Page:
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A Fresh Look at Password Thieves

Security Fix recently published information about thousands of U.S. residents whose passwords and other data had been stolen by nefarious hackers.

Last week, I received more data about the number of victims caused by the hackers' Trojan horse computer program and more details about the complexity of the attack.

I originally reported there were about 3,220 victims scattered throughout the United States. After reading the story, a security officer at a financial institution notified me that he has been monitoring this same trove of stolen data since its inception. I've agreed not to name the individual or his employer.

According to his data, the attackers have been running this operation since at least October 2006. That is when they began exploiting an unpatched vulnerability in Microsoft Windows PCs. Microsoft issued a patch for the flaw a few weeks later that month.

While he was unable to confirm more than 3,200 current, active victims, the data he collected suggests that the criminals have stolen data from at least 10 times that number of machines since December, according to the statistics page used by the criminals. As the graphic shows, the stats page showing the total number of compromised systems was reset in November.

The financial industry source also offered some compelling information about the complexity of the scammers' network with this graphic depicting the relationship between the Web-based components used to conduct this attack. It appears to employ an endless supply of new Web servers when law enforcers shutter active servers.

Shortly after one of the main infection servers was closed another one popped up to replace it. Prominently placed atop the main parent directory that stored stolen data was the taunting message "o snova obratno," which appears to loosely translate in Russian to "I'm back again."

Many readers have asked whether this particular invader has a name: it's called the VisualBreeze or "Vbriz" Trojan. It's also known as "Dimpy.Win32VB." Sunbelt Software has a write-up on some of its most interesting features.

As of December 2006, here's a very conservative snapshot of the number of accounts stolen by this criminal gang:

Bank logins
Wachovia 237
Wells Fargo 483
Bank of America 953
CitiBank 297
WaMu 296
SunTrust 49
MiBank 6
WestPac.com.au 2
BBVAnet 1

Web mail logins:
Yahoo 4,907
Google 820

As nasty as this whole enterprise appears, it may in fact reside at the lower end of the technical sophistication scale, at least compared to some of the more recent keylogger networks such as those created by the "Gozi" Trojan. Researchers at Atlanta-based SecureWorks discovered that virus. Their write-up contains some technical analyses, but scroll down toward the end for the most troubling bits. SecureWorks found that the total black market value of the data stolen by groups using the Trojan exceeds $2 million. The researchers found that the group offering the Trojan also offered full-service support for getting the Trojan and associated fraud networks operational, for a price.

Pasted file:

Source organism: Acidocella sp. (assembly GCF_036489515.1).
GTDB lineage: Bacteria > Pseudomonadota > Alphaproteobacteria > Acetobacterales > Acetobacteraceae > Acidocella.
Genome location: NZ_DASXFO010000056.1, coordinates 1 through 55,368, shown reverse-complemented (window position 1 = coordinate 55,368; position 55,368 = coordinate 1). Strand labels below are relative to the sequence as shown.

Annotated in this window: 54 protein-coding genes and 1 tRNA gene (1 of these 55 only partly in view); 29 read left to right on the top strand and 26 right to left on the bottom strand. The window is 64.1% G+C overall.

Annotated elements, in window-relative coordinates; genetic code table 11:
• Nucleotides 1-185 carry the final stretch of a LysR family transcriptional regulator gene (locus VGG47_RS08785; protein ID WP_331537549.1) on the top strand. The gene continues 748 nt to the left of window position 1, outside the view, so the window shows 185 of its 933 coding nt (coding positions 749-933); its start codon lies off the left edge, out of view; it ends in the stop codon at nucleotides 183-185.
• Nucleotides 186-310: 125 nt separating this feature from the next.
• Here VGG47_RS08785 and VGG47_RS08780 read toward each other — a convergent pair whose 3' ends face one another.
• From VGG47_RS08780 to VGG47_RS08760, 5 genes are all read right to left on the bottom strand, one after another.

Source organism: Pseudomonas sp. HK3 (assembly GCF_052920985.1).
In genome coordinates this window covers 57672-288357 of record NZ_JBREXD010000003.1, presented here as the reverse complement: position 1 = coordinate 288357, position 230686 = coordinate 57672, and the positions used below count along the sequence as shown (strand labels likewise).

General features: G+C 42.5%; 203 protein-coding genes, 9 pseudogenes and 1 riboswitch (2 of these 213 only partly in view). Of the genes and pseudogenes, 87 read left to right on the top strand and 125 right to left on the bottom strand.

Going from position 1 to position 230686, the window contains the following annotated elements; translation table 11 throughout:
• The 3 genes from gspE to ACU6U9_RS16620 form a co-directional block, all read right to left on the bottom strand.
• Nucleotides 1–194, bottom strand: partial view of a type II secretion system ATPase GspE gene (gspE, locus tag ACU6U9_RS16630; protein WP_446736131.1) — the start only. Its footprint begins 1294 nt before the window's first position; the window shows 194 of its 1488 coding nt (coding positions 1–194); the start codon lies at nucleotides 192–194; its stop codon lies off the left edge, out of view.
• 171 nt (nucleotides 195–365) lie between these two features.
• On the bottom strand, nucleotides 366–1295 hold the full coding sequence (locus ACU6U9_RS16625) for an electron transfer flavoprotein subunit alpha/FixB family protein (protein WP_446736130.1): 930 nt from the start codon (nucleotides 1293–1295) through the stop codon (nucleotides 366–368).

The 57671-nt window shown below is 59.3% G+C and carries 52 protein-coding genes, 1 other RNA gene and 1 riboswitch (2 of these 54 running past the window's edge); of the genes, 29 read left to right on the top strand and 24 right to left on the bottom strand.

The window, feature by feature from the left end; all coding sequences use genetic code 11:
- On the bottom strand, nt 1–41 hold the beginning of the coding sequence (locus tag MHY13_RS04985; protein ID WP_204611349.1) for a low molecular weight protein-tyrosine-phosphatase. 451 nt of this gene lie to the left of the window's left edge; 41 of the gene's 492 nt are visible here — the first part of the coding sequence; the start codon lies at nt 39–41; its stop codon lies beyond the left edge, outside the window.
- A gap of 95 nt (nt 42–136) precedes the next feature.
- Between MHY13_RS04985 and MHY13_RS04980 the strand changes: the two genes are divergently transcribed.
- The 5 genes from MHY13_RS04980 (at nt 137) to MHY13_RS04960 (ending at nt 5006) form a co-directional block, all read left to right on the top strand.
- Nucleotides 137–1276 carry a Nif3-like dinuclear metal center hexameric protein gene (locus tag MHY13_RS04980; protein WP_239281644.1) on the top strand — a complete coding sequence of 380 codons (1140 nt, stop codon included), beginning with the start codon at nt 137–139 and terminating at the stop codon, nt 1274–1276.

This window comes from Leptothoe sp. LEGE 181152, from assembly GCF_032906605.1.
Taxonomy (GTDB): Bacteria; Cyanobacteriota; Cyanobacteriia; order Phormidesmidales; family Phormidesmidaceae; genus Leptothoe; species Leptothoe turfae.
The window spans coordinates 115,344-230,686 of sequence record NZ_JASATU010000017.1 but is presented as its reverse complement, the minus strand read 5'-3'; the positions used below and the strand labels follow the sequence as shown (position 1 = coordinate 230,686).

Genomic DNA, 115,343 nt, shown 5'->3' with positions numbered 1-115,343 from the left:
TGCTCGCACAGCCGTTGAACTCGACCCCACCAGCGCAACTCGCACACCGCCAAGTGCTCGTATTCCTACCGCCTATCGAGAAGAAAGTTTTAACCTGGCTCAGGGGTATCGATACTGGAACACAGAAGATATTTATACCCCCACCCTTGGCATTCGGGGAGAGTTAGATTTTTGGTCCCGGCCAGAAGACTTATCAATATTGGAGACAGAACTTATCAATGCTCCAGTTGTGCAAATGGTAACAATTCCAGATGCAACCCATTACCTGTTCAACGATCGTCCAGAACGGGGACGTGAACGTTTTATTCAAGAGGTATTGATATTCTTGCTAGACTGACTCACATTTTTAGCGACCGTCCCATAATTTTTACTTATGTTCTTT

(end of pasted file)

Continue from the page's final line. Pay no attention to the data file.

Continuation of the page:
By Brian Krebs  |  March 23, 2007; 3:19 PM ET
Categories:  Fraud , From the Bunker , Latest Warnings , Safety Tips  
Save & Share:  Send E-mail   Facebook   Twitter   Digg   Yahoo Buzz   Del.icio.us   StumbleUpon   Technorati   Google Buzz   Previous: Online Trading Firms to Swap Fraud Tips
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Comments

I finally got Trend Micro's free virus scan to work. Here are a few tips, you have to reduce your security settings for IE to medium or it will crash, remove any DVDs from the drive or it will significantly increase your scan time, or choose selective scan and only select your C drive.

Trend Micro did find a few things on my computer, a couple of cookies, one spyware program, and one trojan. Trend Micro did crash when trying to clean these, but at least it hung up while still allowing me to copy the locations. Three of the programs were in the temp files, which can be wiped clean thoroughly with the CC cleaner program, and I thought the trojan would be a false positive, as has happened numerous times before. It was not.

I found it located in the registry so it would re-load each time I rebooted my computer. It also had a folder in C/Programs. It loaded a freeware password recovery program from nirsoft.net, but I am not sure it was able to get passed the firewall and send information out.

Anwyays, now I have run all of the virus and spyware scans I can find, I am going to reset all of the passwords and start over. I am running out of passwords I can easily remember.

Posted by: PJ | March 25, 2007 2:19 PM | Report abuse

I would just like to say that I don't read the newspaper that often, but Brian Krebs' blogs and articles really are informative, and I look forward to getting my Washington Post Securityfix e-mails to read here in Austin, Texas. Keep'em coming Brian, and thanks for all your hard facts and research on what's going on in the tech world!

Posted by: Donovan Scott | March 26, 2007 9:39 AM | Report abuse

The breaches range over all kinds of in-advanced scamming. I mean phishing is just mimicking of another site. While it can be rather convincing it does not take a large amount of technology to pull it off. Phishing meanwhile nets so many passwords and account numbers everyday.

Posted by: Michael | March 26, 2007 12:22 PM | Report abuse

Just a thank to you, Brian, for all your weeding out of the "bad guys'" tricks of the trade. My computer knowledge keeps increasing due to your expertise.

Posted by: Susan C. Dawson | March 26, 2007 12:40 PM | Report abuse

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